EU and UK politicians need to grasp the integration nettle

Politicians must engage with the social and cultural impact of migration flows, rather than endlessly debating economic issues.

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Ipek Gencsu is a research intern at IPPR

Yesterday Viviane Reding, the vice president of the European Commission, criticised the UK government for its “populistic movements and populistic speech” and its immigration myths which were destroying the future of young people in Britain.

Her comments come at a time when the UK-EU dialogue on the issue of free movement is becoming increasingly tense, as evidenced by the new row between Poland and the UK over the issue of child benefits, and EU Commissioner Laszlo Andor’s previous warning that the UK was at risk of developing a “nasty” image because of its hysterical attitude to immigration.

In making her case, Reding stated that “the GDP of Britain rose by 3-4 per cent because of the input of these working Europeans who come to Great Britain”.

But these sorts of economic arguments about the benefits of immigration fail to speak to people’s concerns about the changing face of their neighbourhood, as well as strongly-held feelings about their cultural and national identity.

Many people in the UK who have concerns about migration simply will not be persuaded otherwise by economic arguments.

Instead, it is time for politicians both in the EU and the UK to come up with pragmatic responses that engage with the social and cultural impact of migration flows, rather than endlessly debating the economic upsides and downsides.

Nigel Farage recently stated that he wouldn’t mind being slightly poorer if it meant that we curb immigration. The UKIP leader is not alone in his view that “the social side of this matters more than pure market economics.”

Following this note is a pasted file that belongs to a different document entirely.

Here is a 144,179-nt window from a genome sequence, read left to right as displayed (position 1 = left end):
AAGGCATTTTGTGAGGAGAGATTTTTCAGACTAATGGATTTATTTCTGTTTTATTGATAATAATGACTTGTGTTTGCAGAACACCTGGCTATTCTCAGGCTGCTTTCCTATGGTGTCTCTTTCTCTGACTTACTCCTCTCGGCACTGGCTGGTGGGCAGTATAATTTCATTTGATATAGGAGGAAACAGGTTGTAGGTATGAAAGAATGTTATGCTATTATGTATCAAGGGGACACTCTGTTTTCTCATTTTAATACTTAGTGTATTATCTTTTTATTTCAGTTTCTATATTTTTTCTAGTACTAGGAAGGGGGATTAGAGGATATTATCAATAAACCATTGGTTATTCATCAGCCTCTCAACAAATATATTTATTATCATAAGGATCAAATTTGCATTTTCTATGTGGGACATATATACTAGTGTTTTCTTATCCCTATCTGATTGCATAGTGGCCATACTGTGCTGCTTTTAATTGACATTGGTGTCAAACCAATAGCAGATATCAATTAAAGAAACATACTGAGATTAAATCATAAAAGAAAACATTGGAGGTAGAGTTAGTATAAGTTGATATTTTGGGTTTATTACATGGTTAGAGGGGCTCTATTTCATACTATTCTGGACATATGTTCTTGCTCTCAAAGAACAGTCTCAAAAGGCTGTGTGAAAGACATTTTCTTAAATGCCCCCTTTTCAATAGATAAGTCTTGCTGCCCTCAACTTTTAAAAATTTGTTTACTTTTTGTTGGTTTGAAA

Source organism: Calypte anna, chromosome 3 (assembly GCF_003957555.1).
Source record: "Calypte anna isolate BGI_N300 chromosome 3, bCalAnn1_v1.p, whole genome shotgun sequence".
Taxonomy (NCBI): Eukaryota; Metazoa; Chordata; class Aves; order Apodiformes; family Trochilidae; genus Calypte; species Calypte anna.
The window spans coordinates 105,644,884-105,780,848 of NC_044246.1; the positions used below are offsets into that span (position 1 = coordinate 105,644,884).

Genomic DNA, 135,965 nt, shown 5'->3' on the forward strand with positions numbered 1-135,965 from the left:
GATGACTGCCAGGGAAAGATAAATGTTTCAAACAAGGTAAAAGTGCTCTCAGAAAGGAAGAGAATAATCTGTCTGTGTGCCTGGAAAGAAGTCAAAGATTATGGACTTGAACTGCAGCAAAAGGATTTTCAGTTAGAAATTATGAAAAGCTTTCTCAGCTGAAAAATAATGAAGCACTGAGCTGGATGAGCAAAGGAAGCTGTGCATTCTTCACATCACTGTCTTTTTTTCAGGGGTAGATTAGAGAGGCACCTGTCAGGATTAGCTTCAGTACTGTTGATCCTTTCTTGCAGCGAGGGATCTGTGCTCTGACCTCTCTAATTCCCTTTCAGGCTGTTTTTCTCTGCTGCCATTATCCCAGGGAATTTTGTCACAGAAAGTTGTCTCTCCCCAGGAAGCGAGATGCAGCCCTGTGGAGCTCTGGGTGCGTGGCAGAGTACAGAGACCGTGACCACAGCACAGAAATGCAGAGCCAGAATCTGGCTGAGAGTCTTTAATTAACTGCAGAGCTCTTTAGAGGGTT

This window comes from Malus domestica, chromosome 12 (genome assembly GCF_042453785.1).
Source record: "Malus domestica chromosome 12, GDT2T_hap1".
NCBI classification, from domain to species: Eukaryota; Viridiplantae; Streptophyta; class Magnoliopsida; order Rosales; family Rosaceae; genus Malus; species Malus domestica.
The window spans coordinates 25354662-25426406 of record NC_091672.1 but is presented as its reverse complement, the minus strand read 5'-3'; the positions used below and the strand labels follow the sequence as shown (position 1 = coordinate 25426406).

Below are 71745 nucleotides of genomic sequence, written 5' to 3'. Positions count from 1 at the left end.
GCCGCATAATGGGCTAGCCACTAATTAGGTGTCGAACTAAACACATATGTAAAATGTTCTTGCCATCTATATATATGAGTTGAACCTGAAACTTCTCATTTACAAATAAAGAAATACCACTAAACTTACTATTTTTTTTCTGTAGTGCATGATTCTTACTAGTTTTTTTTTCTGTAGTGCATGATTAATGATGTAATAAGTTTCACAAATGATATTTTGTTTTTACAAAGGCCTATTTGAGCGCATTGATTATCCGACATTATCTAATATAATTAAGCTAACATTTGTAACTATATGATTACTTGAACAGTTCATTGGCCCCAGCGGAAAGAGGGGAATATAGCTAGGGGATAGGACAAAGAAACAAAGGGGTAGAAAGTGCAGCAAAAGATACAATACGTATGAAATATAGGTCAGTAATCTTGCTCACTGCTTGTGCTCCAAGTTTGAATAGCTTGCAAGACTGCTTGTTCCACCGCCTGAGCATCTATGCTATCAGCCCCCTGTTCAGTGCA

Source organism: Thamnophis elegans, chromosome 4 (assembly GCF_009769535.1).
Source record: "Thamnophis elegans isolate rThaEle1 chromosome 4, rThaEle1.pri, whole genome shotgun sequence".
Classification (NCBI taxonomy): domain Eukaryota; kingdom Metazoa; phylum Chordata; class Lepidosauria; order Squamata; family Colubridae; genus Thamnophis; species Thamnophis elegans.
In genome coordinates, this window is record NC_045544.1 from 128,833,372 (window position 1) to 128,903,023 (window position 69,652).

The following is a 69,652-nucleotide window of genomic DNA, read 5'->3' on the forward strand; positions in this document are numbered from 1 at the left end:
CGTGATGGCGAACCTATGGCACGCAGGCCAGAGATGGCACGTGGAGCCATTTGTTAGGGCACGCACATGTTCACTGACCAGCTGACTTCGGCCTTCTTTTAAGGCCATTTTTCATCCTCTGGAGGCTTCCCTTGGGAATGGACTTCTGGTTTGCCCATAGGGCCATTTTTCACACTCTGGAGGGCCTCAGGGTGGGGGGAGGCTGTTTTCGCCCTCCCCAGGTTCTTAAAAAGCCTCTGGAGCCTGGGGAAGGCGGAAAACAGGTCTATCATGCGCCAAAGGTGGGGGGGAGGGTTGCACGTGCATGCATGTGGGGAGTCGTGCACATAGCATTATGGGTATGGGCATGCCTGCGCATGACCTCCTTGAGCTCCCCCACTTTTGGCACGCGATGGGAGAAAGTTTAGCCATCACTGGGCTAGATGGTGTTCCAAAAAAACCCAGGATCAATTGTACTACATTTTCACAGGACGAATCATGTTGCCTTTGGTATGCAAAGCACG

Such sentiments were echoed by members of the public in Nick Robinson’s documentary, The Truth About Immigration, which aired on BBC2 earlier this week.

Unfortunately, the documentary was a missed opportunity. It concluded that we need a more frank and open debate about immigration but didn’t suggest how best to achieve this. We have been debating immigration openly, but the discussion needs to go beyond focusing purely on the numbers.

Instead we need to investigate the really important questions about how the migrants who do arrive could be better integrated into communities in the UK.

The documentary could have asked about what is the best way to welcome newcomers and inform them about how to better to contribute to their neighbourhood, as well as how can we mobilise local funding when needed, for example for schools to be able to improve the levels of English of migrant pupils.

The focus for UK and EU politicians needs to be on how to reduce tensions between groups, how to promote integration and what can be done to support the development of thriving and cohesive communities.